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reputation into which you have made so early an entrance, the reputation of a man of sense, a good citizen, and agreeable companion, a difinterested friend, and an unbiassed patriot, is the hearty prayer of,
Your most obliged
and most obedient,
N° 83. Tuesday, June 16, 1713.
By G. BERKELEY, D. D.
Nimirum infanus paucis videatur, eò quòd
HoR. 2 Sat. iii. 120.
CREECH, There is a restless endeavour in the mind of man after happiness. This appetite is wrought into the original frame of our nature, and exerts itself in all parts of the creation that are endued with any degree of thought or sense. But as the human mind is dignified by a more comprehensive faculty than can be found in the inferior animals, it is natural for men not only to have an eye, each to his own happiness, but also to endeavour to promote that of others in the same rank of being: and in proportion to the generosity that is ingredient in the temper of the soul, the object of its benevolence is of a larger and narrower extent. There is hardly a spirit upon earth so mean and contracted, as to centre all regards on its own interest, exclusive of the rest of
mankind. Even the selfish man has some share of love, which he bestows on his family and his friends. A nobler mind hath at heart the common interest of the society or country of which he makes a part. And there is still a more diffusive spirit, whose being or intentions reach the whole mass of mankind, and are continued beyond the present age, to a succession of future generations.
The advantage arising to him who hath a tincture of this generosity on his soul, is, that he is affected with a sublimer joy than can be comprehended by one who is deftitute of that noble relish. The happiness of the rest of mankind hath a natural connection with that of a reasonable mind. And in proportion, as the actions of each individual contribute to this end, he must be thought to deserve well or ill, both of the world, and of himself. I have, in a late paper 5, observed, that men who have no reach of thought do often misplace their affections on the means, without respect to the end ; and by a preposterous desire of things in themselves indifferent, forego the enjoyment of that happiness which those things are instrumental to obtain. This observation has been considered with regard to critics and misers; I shall now apply it to freethinkers.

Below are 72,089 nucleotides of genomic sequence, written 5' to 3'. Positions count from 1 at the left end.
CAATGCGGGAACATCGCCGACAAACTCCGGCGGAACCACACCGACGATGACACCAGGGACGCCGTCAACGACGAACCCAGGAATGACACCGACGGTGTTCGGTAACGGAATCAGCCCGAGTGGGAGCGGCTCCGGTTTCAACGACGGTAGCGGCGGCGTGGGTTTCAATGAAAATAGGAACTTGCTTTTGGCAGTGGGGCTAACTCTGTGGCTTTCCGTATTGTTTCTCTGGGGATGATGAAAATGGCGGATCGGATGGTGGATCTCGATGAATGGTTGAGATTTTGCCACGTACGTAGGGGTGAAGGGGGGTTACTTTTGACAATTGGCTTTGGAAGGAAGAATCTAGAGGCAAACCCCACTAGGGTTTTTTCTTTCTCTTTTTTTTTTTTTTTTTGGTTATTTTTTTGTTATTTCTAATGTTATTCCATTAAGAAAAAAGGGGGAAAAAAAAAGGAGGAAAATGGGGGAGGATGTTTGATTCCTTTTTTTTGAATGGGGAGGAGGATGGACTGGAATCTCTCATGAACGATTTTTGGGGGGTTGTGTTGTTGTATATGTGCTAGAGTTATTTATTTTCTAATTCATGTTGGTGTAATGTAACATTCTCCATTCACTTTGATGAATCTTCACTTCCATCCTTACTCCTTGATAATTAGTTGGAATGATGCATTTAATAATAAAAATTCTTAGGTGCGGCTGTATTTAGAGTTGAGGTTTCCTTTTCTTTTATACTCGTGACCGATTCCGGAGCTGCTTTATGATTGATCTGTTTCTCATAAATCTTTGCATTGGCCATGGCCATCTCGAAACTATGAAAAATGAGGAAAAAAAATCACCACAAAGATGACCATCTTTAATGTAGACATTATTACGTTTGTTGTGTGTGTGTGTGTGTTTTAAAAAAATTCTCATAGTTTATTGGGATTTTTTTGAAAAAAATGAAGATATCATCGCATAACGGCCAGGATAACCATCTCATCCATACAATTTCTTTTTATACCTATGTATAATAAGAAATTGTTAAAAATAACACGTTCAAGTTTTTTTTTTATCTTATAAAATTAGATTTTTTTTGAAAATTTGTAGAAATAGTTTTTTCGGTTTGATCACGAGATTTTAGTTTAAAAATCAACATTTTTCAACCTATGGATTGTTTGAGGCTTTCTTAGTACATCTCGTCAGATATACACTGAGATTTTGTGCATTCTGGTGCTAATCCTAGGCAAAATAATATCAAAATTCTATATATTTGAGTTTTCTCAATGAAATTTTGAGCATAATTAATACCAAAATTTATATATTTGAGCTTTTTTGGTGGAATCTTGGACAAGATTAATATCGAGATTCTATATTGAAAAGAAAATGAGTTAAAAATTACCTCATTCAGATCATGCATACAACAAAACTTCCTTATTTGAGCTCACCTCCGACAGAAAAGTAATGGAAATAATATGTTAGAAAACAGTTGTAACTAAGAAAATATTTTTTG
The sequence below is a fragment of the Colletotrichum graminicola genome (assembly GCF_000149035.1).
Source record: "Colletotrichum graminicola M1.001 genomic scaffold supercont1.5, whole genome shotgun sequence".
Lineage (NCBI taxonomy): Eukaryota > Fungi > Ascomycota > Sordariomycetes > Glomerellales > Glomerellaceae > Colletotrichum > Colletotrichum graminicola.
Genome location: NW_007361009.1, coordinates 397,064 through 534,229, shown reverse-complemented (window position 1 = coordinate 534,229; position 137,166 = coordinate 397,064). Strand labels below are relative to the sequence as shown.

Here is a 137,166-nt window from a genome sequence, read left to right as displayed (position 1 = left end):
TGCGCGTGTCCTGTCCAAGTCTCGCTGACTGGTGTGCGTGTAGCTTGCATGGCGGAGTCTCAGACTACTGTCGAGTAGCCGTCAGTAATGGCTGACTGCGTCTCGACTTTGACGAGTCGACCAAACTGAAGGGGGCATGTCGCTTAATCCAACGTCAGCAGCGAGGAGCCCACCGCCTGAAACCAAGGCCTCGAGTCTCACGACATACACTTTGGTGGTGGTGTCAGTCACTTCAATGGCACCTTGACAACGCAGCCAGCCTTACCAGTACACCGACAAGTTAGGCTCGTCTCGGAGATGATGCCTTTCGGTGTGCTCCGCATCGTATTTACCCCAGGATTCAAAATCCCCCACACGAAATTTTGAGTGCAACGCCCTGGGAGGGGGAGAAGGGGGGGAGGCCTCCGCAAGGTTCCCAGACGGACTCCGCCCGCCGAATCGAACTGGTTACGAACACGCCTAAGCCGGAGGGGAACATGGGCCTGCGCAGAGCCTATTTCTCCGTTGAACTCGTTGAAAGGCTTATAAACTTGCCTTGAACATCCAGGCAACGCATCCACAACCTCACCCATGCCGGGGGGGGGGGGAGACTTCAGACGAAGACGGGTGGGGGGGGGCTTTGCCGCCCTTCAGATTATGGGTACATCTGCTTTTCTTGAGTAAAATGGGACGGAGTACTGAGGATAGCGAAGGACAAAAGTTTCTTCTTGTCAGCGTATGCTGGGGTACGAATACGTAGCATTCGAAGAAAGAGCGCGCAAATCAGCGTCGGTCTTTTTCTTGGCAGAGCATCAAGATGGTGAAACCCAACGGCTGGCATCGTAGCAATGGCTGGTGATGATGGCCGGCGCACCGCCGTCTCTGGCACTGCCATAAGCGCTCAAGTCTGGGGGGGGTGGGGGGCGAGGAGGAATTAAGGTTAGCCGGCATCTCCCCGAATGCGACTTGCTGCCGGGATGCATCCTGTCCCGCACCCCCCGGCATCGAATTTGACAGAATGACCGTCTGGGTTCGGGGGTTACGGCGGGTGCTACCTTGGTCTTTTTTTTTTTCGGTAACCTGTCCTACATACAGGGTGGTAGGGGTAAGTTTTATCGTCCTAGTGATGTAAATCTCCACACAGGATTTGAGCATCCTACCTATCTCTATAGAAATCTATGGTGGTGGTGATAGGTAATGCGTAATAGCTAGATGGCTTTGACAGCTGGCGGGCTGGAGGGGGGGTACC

Liberty and truth are the main points which these gentlemen pretend to have in view ; to proceed therefore methodically, I will endeavour to Thew in the first place that liberty and truth
b See Guard. N° 77.
are not in themselves desirable, but only as they relate to a farther end. And secondly, that the fort of liberty and truth (allowing them those names) which our free-thinkers use all their industry to promote, is destructive to that end, viz. human happiness : and consequently that species, as such, instead of being encouraged or esteemed, merit the detestation and abhorrence of all honest men. In the last place, I design to shew, that under the pretence of advancing liberty and truth, they do in reality promote the two contrary evils.
As to the first point, it has been observed that it is the duty of each particular person to aim at the happiness of his fellow-creatures ; and that as this view is of a wider or narrower extent, it argues a mind more or less virtuous. Hence it follows, that a liberty of doing good actions which conduce to the felicity of mankind, and a knowledge of such truths as might either give us pleasure in the contemplation of them, or direct our conduct to the great ends of life, are valuable perfections. But shall a good man, therefore, prefer a liberty to commit murder or adultery, before the wholesome restraint of divine and human laws? Or shall a wise man prefer the knowledge of a troublesome and afflicting truth, before a pleasant error that would chear his soul with joy and comfort, and be attended with no ill consequences ? Surely no man of common sense would thank him, who had put it in his power to execute the sudden suggestions of a fit of pasfion or madness, or imagine himself obliged to a person, who by forwardly informing him of ill